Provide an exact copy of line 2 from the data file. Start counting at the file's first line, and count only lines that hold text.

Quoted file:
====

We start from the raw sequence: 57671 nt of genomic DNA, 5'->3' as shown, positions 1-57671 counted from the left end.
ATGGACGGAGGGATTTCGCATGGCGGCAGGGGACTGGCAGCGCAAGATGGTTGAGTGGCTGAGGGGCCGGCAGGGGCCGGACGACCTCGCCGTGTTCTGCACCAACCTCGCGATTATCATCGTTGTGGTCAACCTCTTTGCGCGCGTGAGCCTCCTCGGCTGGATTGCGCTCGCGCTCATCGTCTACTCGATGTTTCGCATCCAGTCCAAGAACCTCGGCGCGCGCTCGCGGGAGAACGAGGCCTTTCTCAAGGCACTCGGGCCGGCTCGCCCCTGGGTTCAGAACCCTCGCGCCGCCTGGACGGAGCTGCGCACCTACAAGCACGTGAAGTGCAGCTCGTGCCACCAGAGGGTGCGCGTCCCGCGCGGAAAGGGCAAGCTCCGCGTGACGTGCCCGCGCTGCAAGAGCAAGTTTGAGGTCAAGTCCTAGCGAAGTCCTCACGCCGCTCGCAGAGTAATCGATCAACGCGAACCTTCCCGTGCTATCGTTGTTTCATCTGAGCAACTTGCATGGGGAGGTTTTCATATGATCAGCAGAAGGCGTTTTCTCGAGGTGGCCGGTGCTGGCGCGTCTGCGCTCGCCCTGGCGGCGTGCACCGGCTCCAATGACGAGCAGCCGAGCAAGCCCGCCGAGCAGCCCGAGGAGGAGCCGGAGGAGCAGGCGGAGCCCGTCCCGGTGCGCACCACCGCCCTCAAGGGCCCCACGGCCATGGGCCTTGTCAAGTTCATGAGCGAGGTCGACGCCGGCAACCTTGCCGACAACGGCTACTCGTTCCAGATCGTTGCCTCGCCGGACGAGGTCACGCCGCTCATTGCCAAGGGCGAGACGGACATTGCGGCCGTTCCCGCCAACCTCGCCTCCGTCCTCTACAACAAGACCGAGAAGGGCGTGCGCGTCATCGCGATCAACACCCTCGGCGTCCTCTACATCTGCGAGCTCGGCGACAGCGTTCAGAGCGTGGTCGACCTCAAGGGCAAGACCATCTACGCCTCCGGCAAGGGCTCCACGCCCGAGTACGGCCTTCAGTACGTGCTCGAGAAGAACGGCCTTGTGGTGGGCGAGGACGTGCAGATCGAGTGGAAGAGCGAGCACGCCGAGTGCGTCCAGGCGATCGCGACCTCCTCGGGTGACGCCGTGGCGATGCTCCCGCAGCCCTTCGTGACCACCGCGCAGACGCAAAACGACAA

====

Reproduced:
ATGGACGGAGGGATTTCGCATGGCGGCAGGGGACTGGCAGCGCAAGATGGTTGAGTGGCTGAGGGGCCGGCAGGGGCCGGACGACCTCGCCGTGTTCTGCACCAACCTCGCGATTATCATCGTTGTGGTCAACCTCTTTGCGCGCGTGAGCCTCCTCGGCTGGATTGCGCTCGCGCTCATCGTCTACTCGATGTTTCGCATCCAGTCCAAGAACCTCGGCGCGCGCTCGCGGGAGAACGAGGCCTTTCTCAAGGCACTCGGGCCGGCTCGCCCCTGGGTTCAGAACCCTCGCGCCGCCTGGACGGAGCTGCGCACCTACAAGCACGTGAAGTGCAGCTCGTGCCACCAGAGGGTGCGCGTCCCGCGCGGAAAGGGCAAGCTCCGCGTGACGTGCCCGCGCTGCAAGAGCAAGTTTGAGGTCAAGTCCTAGCGAAGTCCTCACGCCGCTCGCAGAGTAATCGATCAACGCGAACCTTCCCGTGCTATCGTTGTTTCATCTGAGCAACTTGCATGGGGAGGTTTTCATATGATCAGCAGAAGGCGTTTTCTCGAGGTGGCCGGTGCTGGCGCGTCTGCGCTCGCCCTGGCGGCGTGCACCGGCTCCAATGACGAGCAGCCGAGCAAGCCCGCCGAGCAGCCCGAGGAGGAGCCGGAGGAGCAGGCGGAGCCCGTCCCGGTGCGCACCACCGCCCTCAAGGGCCCCACGGCCATGGGCCTTGTCAAGTTCATGAGCGAGGTCGACGCCGGCAACCTTGCCGACAACGGCTACTCGTTCCAGATCGTTGCCTCGCCGGACGAGGTCACGCCGCTCATTGCCAAGGGCGAGACGGACATTGCGGCCGTTCCCGCCAACCTCGCCTCCGTCCTCTACAACAAGACCGAGAAGGGCGTGCGCGTCATCGCGATCAACACCCTCGGCGTCCTCTACATCTGCGAGCTCGGCGACAGCGTTCAGAGCGTGGTCGACCTCAAGGGCAAGACCATCTACGCCTCCGGCAAGGGCTCCACGCCCGAGTACGGCCTTCAGTACGTGCTCGAGAAGAACGGCCTTGTGGTGGGCGAGGACGTGCAGATCGAGTGGAAGAGCGAGCACGCCGAGTGCGTCCAGGCGATCGCGACCTCCTCGGGTGACGCCGTGGCGATGCTCCCGCAGCCCTTCGTGACCACCGCGCAGACGCAAAACGACAA